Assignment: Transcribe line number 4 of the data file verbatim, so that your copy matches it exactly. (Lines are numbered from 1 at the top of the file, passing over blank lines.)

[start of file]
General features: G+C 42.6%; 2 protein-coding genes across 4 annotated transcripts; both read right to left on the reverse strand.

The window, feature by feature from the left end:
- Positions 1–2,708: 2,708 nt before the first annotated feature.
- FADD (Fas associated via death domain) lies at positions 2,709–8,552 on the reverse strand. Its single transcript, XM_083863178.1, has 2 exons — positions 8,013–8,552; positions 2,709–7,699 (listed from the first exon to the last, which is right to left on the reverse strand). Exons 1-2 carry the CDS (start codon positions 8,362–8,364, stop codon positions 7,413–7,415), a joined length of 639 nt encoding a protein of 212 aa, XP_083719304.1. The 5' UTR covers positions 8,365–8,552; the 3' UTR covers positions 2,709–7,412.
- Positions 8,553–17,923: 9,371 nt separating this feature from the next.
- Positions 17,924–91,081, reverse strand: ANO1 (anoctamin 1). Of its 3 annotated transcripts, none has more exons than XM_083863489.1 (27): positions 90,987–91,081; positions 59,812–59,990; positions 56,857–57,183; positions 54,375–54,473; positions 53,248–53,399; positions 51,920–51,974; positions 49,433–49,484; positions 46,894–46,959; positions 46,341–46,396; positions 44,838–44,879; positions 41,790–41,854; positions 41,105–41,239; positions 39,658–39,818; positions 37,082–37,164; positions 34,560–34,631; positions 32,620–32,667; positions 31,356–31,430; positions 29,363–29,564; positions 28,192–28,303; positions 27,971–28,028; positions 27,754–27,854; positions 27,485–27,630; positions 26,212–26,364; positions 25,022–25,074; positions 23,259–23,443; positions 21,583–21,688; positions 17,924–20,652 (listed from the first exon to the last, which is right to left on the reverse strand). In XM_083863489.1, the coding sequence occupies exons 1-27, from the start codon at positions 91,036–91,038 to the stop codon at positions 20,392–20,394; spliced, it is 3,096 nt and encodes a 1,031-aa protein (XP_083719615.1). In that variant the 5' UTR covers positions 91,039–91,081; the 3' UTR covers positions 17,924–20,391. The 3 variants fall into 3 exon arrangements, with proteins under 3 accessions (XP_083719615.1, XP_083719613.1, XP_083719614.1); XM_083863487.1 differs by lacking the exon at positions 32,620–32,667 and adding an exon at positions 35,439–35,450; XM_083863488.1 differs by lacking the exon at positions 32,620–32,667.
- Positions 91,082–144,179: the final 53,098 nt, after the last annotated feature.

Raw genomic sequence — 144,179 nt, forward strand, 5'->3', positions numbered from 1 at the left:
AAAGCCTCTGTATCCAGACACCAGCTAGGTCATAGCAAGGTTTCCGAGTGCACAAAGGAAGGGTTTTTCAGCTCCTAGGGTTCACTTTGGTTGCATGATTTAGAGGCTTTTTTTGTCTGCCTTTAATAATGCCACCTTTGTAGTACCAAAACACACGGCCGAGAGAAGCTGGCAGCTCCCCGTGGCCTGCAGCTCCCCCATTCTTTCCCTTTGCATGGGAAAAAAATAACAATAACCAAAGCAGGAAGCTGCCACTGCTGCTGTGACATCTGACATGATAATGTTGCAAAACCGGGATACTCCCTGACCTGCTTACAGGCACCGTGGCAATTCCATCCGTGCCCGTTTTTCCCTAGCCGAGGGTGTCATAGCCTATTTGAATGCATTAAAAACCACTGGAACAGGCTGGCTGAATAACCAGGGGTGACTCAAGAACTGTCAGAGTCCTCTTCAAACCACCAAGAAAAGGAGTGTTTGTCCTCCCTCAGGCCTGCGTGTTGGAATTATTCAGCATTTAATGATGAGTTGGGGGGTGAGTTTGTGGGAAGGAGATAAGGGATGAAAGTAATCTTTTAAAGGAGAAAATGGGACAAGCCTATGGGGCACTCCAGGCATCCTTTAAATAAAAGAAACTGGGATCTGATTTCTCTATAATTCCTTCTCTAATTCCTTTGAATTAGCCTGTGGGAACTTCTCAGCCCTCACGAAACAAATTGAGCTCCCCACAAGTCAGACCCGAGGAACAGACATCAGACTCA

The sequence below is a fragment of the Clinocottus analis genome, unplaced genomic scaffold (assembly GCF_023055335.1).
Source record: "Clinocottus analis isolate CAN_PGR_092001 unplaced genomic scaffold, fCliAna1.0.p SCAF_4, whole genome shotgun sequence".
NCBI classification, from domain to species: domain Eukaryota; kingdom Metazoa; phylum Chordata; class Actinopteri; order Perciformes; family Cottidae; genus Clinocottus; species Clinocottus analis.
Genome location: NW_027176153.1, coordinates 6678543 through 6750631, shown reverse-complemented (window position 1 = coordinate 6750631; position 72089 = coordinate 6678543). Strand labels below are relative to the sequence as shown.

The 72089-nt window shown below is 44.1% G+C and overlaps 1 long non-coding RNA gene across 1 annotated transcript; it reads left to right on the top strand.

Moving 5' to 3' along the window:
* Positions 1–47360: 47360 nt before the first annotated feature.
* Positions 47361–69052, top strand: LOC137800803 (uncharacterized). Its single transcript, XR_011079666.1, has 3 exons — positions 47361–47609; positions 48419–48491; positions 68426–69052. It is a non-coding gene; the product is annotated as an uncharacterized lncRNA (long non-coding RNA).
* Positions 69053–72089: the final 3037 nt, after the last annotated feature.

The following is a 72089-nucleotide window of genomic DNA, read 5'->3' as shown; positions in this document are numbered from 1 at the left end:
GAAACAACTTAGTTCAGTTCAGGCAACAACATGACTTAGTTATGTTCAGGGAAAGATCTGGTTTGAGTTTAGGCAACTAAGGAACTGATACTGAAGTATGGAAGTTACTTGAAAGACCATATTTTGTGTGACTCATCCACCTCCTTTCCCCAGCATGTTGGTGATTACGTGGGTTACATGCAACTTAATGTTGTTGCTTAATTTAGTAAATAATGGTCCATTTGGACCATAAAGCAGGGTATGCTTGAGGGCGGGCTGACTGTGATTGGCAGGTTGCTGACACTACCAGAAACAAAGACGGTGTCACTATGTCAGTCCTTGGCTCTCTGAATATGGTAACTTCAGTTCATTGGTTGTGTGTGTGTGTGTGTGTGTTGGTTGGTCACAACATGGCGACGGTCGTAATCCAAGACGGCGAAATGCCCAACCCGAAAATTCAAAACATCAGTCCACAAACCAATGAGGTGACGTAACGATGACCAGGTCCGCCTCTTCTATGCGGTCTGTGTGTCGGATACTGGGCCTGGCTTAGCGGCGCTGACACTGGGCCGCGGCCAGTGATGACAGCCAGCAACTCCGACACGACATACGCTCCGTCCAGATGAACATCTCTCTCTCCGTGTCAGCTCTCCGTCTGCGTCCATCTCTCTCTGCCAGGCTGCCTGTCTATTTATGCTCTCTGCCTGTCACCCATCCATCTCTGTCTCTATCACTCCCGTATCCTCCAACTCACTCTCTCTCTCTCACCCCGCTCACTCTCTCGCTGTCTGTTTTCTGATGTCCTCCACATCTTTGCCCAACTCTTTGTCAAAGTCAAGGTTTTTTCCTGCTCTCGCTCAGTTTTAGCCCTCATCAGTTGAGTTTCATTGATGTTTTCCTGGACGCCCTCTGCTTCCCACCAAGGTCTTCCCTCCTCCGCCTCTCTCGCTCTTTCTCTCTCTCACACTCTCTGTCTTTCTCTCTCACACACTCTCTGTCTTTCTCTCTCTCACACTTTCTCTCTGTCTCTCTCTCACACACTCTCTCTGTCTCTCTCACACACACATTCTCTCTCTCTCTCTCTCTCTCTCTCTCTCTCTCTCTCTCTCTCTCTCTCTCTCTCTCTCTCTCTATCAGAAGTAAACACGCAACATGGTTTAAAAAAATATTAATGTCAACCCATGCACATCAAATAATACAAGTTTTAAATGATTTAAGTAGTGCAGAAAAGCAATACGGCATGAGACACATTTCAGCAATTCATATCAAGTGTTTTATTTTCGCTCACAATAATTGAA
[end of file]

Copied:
- FADD (Fas associated via death domain) lies at positions 2,709–8,552 on the reverse strand. Its single transcript, XM_083863178.1, has 2 exons — positions 8,013–8,552; positions 2,709–7,699 (listed from the first exon to the last, which is right to left on the reverse strand). Exons 1-2 carry the CDS (start codon positions 8,362–8,364, stop codon positions 7,413–7,415), a joined length of 639 nt encoding a protein of 212 aa, XP_083719304.1. The 5' UTR covers positions 8,365–8,552; the 3' UTR covers positions 2,709–7,412.